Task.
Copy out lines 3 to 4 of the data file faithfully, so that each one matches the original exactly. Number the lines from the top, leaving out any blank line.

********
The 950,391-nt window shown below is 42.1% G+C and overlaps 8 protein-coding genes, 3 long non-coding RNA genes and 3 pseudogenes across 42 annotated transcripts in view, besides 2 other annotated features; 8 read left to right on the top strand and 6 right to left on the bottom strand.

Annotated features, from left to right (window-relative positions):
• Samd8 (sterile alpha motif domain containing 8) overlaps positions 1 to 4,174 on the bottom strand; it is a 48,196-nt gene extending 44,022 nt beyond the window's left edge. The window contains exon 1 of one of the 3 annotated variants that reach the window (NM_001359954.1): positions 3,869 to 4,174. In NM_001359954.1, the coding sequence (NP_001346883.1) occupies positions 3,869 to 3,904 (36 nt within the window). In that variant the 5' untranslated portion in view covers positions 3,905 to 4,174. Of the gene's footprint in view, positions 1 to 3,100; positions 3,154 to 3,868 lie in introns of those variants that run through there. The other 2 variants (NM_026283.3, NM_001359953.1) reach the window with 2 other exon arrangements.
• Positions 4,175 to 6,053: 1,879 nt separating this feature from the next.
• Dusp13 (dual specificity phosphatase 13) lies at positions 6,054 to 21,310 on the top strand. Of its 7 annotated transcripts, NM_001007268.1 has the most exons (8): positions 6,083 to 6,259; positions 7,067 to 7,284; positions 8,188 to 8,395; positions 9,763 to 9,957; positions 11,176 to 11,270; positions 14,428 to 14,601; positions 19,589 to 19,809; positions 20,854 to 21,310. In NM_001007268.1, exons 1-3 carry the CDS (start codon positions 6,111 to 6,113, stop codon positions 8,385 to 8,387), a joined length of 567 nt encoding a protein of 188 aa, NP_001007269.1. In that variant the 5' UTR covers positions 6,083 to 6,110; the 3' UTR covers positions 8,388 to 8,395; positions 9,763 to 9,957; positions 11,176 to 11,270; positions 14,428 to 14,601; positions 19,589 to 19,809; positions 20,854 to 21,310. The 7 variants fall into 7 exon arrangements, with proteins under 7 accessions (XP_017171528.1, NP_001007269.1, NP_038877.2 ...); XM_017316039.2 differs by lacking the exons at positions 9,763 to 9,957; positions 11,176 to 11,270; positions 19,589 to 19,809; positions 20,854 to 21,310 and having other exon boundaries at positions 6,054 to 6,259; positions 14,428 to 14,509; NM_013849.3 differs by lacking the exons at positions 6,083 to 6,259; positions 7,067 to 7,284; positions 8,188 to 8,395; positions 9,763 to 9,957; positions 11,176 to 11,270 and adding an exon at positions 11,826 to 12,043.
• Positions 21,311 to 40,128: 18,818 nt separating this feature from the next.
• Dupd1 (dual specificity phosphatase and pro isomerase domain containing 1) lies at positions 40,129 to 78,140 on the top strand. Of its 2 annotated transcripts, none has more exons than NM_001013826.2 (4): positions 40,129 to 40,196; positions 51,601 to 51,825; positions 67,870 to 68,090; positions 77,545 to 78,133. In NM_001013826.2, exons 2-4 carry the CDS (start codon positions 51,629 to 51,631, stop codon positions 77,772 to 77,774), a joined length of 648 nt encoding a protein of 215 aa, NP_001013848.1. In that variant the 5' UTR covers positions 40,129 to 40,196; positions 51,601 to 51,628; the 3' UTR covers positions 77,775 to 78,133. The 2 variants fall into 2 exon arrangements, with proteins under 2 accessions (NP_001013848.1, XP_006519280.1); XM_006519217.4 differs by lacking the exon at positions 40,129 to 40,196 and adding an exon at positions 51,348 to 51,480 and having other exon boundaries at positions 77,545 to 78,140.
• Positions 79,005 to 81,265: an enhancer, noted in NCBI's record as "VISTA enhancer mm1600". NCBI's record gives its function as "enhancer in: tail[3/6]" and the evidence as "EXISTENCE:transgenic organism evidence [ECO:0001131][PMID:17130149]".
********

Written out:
• Samd8 (sterile alpha motif domain containing 8) overlaps positions 1 to 4,174 on the bottom strand; it is a 48,196-nt gene extending 44,022 nt beyond the window's left edge. The window contains exon 1 of one of the 3 annotated variants that reach the window (NM_001359954.1): positions 3,869 to 4,174. In NM_001359954.1, the coding sequence (NP_001346883.1) occupies positions 3,869 to 3,904 (36 nt within the window). In that variant the 5' untranslated portion in view covers positions 3,905 to 4,174. Of the gene's footprint in view, positions 1 to 3,100; positions 3,154 to 3,868 lie in introns of those variants that run through there. The other 2 variants (NM_026283.3, NM_001359953.1) reach the window with 2 other exon arrangements.
• Positions 4,175 to 6,053: 1,879 nt separating this feature from the next.